Electrolyte Use in Fall and Winter
“I have only a few weeks’ worth of electrolyte supplement left in my bucket. With fall and winter approaching, do I need to order more and continue feeding year-round? I ride my gelding in the off-season, but ask nothing strenuous of him, usually just quiet hacking a couple times a week.”
Your question is a timely one. Most horsemen and horsewomen classify electrolytes as “seasonal supplements.” That way of thinking is certainly justified. After all, hardworking horses sweat most copiously in the late spring and summer when heat and humidity are at their peak.
Electrolyte supplementation depends almost entirely on the amount of sweat produced. We have all witnessed sweat-drenched horses during summertime rides. These horses are obvious candidates for electrolyte supplementation. However, horses that remain in hard work throughout the cooler months and continue to sweat profusely may require a well-formulated electrolyte supplement, just as they would in the warmer seasons. On the flipside, horses that sweat occasionally (once or twice a week) can probably replenish electrolyte reserves by the consumption of a well-formulated ration.
From the description you gave, it seems your off-season riding is generally slow-paced, and from a physiological perspective, not taxing on your horse. Therefore, your gelding probably derives sufficient electrolytes (sodium, chloride, potassium, and to a lesser extent, calcium and phosphorus) from his hay, concentrate, and salt block.
Be advised, however, that electrolyte supplementation should commence whenever sweating becomes a frequent (near-daily) occurrence. In the spring this may actually come about earlier than you might realize. Don’t wait for sweat to saturate a horse’s coat before beginning supplementation. If your horse’s winter coat is damp after riding, the horse is probably sweating sufficiently for electrolyte supplementation to be indicated.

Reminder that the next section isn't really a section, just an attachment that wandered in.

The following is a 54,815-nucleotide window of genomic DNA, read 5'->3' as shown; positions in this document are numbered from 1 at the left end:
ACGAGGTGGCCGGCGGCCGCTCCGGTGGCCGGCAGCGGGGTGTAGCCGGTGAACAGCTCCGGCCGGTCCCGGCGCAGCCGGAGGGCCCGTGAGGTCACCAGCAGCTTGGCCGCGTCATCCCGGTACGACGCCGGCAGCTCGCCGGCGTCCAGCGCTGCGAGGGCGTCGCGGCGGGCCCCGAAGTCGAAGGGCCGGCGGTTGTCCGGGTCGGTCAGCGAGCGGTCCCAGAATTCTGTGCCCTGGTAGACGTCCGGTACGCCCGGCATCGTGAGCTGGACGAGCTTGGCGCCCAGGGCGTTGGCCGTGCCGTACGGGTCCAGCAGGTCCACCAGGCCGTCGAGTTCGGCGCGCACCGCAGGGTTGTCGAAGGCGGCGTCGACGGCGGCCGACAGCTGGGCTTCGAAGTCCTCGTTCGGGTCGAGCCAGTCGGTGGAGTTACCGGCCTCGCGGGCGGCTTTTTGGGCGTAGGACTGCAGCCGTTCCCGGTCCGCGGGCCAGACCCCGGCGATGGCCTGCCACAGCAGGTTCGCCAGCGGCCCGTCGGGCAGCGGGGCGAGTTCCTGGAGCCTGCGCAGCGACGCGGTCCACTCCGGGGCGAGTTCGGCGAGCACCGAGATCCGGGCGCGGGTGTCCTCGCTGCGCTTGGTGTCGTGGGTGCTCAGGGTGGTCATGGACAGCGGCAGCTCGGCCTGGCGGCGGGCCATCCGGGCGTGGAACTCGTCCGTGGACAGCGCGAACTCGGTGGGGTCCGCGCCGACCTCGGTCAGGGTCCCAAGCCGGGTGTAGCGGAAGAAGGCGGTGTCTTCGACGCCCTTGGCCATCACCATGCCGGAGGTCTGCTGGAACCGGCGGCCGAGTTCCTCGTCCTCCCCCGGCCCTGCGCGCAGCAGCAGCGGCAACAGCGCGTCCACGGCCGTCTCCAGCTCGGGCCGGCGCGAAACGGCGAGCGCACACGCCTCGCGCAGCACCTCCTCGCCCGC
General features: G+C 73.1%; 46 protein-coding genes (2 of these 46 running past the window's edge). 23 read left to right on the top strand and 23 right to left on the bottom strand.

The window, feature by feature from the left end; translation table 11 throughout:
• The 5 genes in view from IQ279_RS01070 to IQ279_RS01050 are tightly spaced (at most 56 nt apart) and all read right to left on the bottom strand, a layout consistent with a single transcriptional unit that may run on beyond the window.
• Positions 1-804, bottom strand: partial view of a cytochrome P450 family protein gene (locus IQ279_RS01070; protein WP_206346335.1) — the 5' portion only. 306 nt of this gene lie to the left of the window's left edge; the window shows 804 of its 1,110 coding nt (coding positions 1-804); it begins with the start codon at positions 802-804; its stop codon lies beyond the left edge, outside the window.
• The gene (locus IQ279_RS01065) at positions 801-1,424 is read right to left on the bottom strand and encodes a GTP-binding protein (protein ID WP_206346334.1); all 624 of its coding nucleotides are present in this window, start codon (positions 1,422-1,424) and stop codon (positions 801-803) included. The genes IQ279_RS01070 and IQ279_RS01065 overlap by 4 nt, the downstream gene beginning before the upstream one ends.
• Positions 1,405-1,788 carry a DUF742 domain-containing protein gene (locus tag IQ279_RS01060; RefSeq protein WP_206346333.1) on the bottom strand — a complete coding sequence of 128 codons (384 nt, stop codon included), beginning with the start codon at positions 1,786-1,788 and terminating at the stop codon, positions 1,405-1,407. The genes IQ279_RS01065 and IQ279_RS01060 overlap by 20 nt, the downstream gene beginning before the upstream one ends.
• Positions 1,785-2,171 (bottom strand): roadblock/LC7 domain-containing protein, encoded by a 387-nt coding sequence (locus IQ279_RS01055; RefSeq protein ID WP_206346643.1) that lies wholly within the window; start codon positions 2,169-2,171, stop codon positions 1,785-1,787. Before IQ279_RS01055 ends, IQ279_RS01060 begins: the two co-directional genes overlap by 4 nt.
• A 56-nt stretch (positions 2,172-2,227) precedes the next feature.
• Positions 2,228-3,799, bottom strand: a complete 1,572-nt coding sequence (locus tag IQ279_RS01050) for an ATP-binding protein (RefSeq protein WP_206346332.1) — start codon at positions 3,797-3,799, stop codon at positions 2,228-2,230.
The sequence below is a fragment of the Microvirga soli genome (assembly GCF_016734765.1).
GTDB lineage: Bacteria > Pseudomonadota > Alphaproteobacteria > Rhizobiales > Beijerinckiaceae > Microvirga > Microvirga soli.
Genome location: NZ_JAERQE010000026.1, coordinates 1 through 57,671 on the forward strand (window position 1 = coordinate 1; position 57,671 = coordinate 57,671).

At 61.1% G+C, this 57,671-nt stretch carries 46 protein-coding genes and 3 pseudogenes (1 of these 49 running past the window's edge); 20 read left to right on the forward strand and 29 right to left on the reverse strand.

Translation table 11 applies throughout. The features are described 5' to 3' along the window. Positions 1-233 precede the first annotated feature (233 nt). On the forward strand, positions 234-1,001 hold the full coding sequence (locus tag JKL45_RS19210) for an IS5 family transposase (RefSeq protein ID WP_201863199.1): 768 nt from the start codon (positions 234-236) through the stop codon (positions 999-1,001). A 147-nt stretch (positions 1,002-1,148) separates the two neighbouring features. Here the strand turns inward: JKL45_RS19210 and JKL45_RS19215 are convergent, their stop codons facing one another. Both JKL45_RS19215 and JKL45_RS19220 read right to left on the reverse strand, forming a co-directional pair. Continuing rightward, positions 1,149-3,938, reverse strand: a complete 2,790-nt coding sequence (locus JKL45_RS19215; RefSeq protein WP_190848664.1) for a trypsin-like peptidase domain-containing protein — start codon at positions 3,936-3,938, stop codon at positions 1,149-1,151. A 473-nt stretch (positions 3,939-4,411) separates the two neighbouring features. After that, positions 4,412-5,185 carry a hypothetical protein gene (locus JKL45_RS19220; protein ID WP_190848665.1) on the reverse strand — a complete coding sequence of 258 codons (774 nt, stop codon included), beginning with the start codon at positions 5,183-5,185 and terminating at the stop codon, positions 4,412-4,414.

As a side note, don’t be fooled by length of hair. As you know, the horse’s coat acts as a protective barrier that significantly reduces heat loss from the body. Performance horses of all stripes (racehorses, show hunters and jumpers, three-day event horses, polo ponies, dressage horses, etc.) are often clipped, either completely or partially, to assist in heat loss during intense exercise and to ease the grooming requirements associated with wooly horses. Clipping clearly reduces the ability of a horse to conserve heat, so blanketing is often necessary if horses are clipped in cold climates. Clipped or not, if the horse sweats regularly, electrolyte supplementation is necessary.
One final note: regarding the leftover electrolyte supplement you have, it is wise to contact the manufacturer to see if it can be kept for several months without harm to potency. If the manufacturer informs you of the shelf life and assures you that the product will be fine when spring rolls around, please take the time to read the storage recommendations and follow them to the letter. Many horsemen store supplements in conditions that are expressly contradicted on the label.
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